Furthermore, the notion of the general interest is enshrined in EU Law and guides the actions of the EU and its institutions, including when addressing the financial crisis. The EU Treaty stipulates that “The Commission [the EU’s executive] shall promote the general interest of the Union and take appropriate initiatives to that end”. The roots of the notion of the general interest can be traced from Jean-Jacques Rousseau (“the general will”) through the French Revolution to our times where it thus constitutes integral part of the EU’s political and legal arsenal.
So, how does a fuzzy principle with roots dating from the Enlightenment impact the Realpolitik of the current financial crisis? Well, consider the recent and unilateral decision by France to subsidise its car manufacturing Industry, provided however that the state funds would “protect” French jobs and not those in other European states. Sarkozy’s blatant protectionism enraged European partners but no peer pressure, including from Germany, could however make de Gaulle’s political heir change his mind. What the French however forgot (yet again) was that the EU Treaty forbids state subsidies within the EU that distort competition. The EU Commission has to vet, and approve, any measure by the Member States that risk tilting the EU playing field that is (supposedly) level.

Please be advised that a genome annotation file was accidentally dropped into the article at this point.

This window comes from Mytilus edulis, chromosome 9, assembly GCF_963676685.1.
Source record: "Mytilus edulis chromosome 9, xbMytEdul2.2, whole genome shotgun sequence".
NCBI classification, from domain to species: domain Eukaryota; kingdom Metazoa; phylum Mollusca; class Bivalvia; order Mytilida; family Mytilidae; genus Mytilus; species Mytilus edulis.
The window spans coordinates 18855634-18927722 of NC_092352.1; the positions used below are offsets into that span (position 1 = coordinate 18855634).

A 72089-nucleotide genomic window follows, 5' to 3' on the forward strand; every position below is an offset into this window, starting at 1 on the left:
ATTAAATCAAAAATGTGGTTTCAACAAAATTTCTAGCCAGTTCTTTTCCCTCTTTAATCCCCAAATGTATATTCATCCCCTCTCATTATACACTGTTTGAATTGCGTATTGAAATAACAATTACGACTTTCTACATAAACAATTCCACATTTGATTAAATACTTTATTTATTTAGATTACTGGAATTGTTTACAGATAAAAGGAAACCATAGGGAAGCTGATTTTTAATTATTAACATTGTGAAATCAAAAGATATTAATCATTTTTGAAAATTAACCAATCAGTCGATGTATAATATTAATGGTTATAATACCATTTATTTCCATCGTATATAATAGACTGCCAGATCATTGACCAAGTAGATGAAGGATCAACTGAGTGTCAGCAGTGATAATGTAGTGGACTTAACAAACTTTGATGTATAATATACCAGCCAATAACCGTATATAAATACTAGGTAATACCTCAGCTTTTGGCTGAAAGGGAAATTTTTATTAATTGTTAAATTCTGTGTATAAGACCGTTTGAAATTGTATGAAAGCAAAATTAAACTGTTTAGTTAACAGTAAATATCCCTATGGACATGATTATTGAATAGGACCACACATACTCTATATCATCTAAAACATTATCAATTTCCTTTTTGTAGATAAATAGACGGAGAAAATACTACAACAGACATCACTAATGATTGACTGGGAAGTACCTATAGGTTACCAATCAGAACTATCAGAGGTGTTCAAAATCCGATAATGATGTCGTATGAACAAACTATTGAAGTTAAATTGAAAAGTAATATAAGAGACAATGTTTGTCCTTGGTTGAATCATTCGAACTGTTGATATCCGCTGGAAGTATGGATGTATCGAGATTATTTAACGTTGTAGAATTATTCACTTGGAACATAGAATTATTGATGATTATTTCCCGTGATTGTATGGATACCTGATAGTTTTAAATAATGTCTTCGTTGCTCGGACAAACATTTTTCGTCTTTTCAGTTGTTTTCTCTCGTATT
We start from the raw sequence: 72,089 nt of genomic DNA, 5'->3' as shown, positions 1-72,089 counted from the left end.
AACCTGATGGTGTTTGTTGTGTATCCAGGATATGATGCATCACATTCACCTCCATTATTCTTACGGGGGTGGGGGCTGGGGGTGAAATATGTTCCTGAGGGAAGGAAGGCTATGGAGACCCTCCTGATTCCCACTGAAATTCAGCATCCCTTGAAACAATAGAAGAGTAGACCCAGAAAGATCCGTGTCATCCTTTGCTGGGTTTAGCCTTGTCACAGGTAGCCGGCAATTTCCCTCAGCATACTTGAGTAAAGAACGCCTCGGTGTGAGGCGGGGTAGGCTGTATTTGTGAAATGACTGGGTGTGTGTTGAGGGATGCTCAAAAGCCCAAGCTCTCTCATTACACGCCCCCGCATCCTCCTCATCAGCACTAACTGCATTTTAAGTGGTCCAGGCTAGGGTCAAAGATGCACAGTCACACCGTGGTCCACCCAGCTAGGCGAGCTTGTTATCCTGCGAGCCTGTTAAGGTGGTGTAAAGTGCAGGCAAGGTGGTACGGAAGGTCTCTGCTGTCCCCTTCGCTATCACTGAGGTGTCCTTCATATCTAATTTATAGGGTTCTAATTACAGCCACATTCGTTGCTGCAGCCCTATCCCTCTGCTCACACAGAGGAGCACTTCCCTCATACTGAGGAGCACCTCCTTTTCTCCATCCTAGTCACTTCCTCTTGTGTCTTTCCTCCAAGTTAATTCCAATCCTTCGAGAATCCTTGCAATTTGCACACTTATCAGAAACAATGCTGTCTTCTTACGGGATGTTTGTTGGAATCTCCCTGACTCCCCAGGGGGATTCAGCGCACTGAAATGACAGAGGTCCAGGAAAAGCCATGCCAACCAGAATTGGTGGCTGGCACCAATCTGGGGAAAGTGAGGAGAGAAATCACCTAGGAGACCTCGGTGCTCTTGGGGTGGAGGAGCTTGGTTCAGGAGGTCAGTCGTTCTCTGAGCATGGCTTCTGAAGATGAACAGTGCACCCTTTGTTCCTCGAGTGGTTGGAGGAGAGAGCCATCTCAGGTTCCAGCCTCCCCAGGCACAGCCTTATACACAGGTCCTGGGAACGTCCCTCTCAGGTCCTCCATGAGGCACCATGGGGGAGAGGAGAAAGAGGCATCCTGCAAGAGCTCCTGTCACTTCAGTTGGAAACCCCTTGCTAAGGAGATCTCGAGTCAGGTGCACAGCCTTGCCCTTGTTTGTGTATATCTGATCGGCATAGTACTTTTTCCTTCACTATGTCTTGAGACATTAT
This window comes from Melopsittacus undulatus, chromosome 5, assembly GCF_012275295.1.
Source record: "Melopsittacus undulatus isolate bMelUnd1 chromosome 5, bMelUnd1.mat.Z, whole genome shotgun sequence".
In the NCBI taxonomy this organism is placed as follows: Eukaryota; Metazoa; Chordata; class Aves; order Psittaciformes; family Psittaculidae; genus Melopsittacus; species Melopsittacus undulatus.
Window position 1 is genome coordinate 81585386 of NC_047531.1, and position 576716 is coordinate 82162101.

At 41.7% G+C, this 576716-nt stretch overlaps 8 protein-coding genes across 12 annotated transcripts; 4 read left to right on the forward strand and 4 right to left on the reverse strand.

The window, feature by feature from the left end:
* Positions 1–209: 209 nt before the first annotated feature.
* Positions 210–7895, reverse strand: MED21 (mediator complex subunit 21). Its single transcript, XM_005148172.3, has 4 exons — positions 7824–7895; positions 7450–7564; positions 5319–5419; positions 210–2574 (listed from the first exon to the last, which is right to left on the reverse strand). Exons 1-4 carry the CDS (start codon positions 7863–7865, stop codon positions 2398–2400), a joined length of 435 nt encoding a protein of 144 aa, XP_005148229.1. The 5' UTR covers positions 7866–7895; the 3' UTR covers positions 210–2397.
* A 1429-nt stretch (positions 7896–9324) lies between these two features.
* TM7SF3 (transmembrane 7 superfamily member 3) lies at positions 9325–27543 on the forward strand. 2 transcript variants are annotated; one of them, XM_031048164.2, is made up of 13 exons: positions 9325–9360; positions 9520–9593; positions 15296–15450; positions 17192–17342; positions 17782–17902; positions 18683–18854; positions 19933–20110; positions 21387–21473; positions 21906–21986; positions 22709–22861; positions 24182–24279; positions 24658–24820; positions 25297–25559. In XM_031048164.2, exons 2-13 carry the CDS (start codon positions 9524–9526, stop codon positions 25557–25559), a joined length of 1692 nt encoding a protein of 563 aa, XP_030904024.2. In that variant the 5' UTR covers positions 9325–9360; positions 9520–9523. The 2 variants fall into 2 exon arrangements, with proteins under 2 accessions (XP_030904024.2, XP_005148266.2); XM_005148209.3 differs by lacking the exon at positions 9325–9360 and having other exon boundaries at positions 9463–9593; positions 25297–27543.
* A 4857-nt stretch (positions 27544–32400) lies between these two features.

A couple of days ago, the Financial Times reported that the French Government was backing down from its initial proposal in order to make it compatible with the conditions imposed by the EU Commission as required by the EU Treaty. The French know that by ignoring the EU bureaucrats in Brussels, they would eventually have been defeated in the European Court of Justice. A handful of EU career bureaucrats in Brussels thus wield more power when they act to uphold the general interest than the combined EU Governments, minus France.